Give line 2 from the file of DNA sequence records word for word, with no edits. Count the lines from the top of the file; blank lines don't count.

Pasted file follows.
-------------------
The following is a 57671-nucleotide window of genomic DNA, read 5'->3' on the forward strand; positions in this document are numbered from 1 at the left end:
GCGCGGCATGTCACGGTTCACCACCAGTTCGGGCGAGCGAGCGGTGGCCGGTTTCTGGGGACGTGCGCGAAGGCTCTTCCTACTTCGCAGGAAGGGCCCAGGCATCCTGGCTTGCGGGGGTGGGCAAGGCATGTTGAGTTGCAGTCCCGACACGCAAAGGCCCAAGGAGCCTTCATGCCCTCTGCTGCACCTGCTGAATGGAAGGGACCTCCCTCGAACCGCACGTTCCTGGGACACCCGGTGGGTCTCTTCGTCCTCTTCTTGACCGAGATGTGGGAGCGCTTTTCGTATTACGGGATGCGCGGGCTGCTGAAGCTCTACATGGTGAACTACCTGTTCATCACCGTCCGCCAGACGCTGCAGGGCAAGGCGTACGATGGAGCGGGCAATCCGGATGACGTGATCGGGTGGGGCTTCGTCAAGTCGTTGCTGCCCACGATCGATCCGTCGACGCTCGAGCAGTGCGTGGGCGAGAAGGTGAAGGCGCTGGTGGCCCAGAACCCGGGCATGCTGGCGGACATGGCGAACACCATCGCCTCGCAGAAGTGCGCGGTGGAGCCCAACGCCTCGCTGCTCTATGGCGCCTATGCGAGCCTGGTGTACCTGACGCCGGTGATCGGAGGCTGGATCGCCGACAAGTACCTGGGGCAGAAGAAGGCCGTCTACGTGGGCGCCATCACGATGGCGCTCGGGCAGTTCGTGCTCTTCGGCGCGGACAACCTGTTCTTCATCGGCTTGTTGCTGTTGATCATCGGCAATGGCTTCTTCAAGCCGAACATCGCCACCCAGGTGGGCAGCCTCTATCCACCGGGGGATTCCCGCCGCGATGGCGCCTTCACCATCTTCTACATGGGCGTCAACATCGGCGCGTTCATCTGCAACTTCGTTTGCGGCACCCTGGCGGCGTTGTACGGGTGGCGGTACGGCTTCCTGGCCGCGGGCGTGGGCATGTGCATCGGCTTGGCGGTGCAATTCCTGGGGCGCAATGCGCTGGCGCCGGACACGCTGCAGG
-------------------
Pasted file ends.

GCGCGGCATGTCACGGTTCACCACCAGTTCGGGCGAGCGAGCGGTGGCCGGTTTCTGGGGACGTGCGCGAAGGCTCTTCCTACTTCGCAGGAAGGGCCCAGGCATCCTGGCTTGCGGGGGTGGGCAAGGCATGTTGAGTTGCAGTCCCGACACGCAAAGGCCCAAGGAGCCTTCATGCCCTCTGCTGCACCTGCTGAATGGAAGGGACCTCCCTCGAACCGCACGTTCCTGGGACACCCGGTGGGTCTCTTCGTCCTCTTCTTGACCGAGATGTGGGAGCGCTTTTCGTATTACGGGATGCGCGGGCTGCTGAAGCTCTACATGGTGAACTACCTGTTCATCACCGTCCGCCAGACGCTGCAGGGCAAGGCGTACGATGGAGCGGGCAATCCGGATGACGTGATCGGGTGGGGCTTCGTCAAGTCGTTGCTGCCCACGATCGATCCGTCGACGCTCGAGCAGTGCGTGGGCGAGAAGGTGAAGGCGCTGGTGGCCCAGAACCCGGGCATGCTGGCGGACATGGCGAACACCATCGCCTCGCAGAAGTGCGCGGTGGAGCCCAACGCCTCGCTGCTCTATGGCGCCTATGCGAGCCTGGTGTACCTGACGCCGGTGATCGGAGGCTGGATCGCCGACAAGTACCTGGGGCAGAAGAAGGCCGTCTACGTGGGCGCCATCACGATGGCGCTCGGGCAGTTCGTGCTCTTCGGCGCGGACAACCTGTTCTTCATCGGCTTGTTGCTGTTGATCATCGGCAATGGCTTCTTCAAGCCGAACATCGCCACCCAGGTGGGCAGCCTCTATCCACCGGGGGATTCCCGCCGCGATGGCGCCTTCACCATCTTCTACATGGGCGTCAACATCGGCGCGTTCATCTGCAACTTCGTTTGCGGCACCCTGGCGGCGTTGTACGGGTGGCGGTACGGCTTCCTGGCCGCGGGCGTGGGCATGTGCATCGGCTTGGCGGTGCAATTCCTGGGGCGCAATGCGCTGGCGCCGGACACGCTGCAGG